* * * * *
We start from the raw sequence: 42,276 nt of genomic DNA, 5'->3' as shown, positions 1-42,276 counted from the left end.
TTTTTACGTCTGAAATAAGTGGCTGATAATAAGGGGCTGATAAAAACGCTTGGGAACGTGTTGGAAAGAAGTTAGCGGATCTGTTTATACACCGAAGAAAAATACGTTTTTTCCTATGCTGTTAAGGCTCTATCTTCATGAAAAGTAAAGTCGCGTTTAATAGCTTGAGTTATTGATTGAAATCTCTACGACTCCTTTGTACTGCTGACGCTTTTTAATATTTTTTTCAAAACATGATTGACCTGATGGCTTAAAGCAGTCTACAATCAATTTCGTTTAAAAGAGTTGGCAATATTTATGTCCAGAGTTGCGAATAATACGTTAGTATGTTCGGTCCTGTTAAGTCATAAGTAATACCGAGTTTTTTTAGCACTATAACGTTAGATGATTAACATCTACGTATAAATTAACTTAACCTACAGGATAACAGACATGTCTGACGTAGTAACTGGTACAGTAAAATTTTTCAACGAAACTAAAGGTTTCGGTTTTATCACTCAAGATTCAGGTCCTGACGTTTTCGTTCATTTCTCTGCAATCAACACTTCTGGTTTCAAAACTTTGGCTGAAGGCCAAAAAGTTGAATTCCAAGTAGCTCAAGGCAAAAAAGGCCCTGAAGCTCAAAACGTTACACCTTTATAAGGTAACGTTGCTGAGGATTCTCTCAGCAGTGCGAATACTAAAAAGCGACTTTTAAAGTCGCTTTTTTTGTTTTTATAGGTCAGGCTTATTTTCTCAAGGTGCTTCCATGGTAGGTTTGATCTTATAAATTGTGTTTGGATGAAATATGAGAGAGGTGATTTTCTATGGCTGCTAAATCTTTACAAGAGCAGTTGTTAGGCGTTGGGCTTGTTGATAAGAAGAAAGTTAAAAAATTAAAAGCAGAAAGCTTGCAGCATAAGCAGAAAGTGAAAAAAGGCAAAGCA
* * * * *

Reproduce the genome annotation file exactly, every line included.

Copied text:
We start from the raw sequence: 42,276 nt of genomic DNA, 5'->3' as shown, positions 1-42,276 counted from the left end.
TTTTTACGTCTGAAATAAGTGGCTGATAATAAGGGGCTGATAAAAACGCTTGGGAACGTGTTGGAAAGAAGTTAGCGGATCTGTTTATACACCGAAGAAAAATACGTTTTTTCCTATGCTGTTAAGGCTCTATCTTCATGAAAAGTAAAGTCGCGTTTAATAGCTTGAGTTATTGATTGAAATCTCTACGACTCCTTTGTACTGCTGACGCTTTTTAATATTTTTTTCAAAACATGATTGACCTGATGGCTTAAAGCAGTCTACAATCAATTTCGTTTAAAAGAGTTGGCAATATTTATGTCCAGAGTTGCGAATAATACGTTAGTATGTTCGGTCCTGTTAAGTCATAAGTAATACCGAGTTTTTTTAGCACTATAACGTTAGATGATTAACATCTACGTATAAATTAACTTAACCTACAGGATAACAGACATGTCTGACGTAGTAACTGGTACAGTAAAATTTTTCAACGAAACTAAAGGTTTCGGTTTTATCACTCAAGATTCAGGTCCTGACGTTTTCGTTCATTTCTCTGCAATCAACACTTCTGGTTTCAAAACTTTGGCTGAAGGCCAAAAAGTTGAATTCCAAGTAGCTCAAGGCAAAAAAGGCCCTGAAGCTCAAAACGTTACACCTTTATAAGGTAACGTTGCTGAGGATTCTCTCAGCAGTGCGAATACTAAAAAGCGACTTTTAAAGTCGCTTTTTTTGTTTTTATAGGTCAGGCTTATTTTCTCAAGGTGCTTCCATGGTAGGTTTGATCTTATAAATTGTGTTTGGATGAAATATGAGAGAGGTGATTTTCTATGGCTGCTAAATCTTTACAAGAGCAGTTGTTAGGCGTTGGGCTTGTTGATAAGAAGAAAGTTAAAAAATTAAAAGCAGAAAGCTTGCAGCATAAGCAGAAAGTGAAAAAAGGCAAAGCA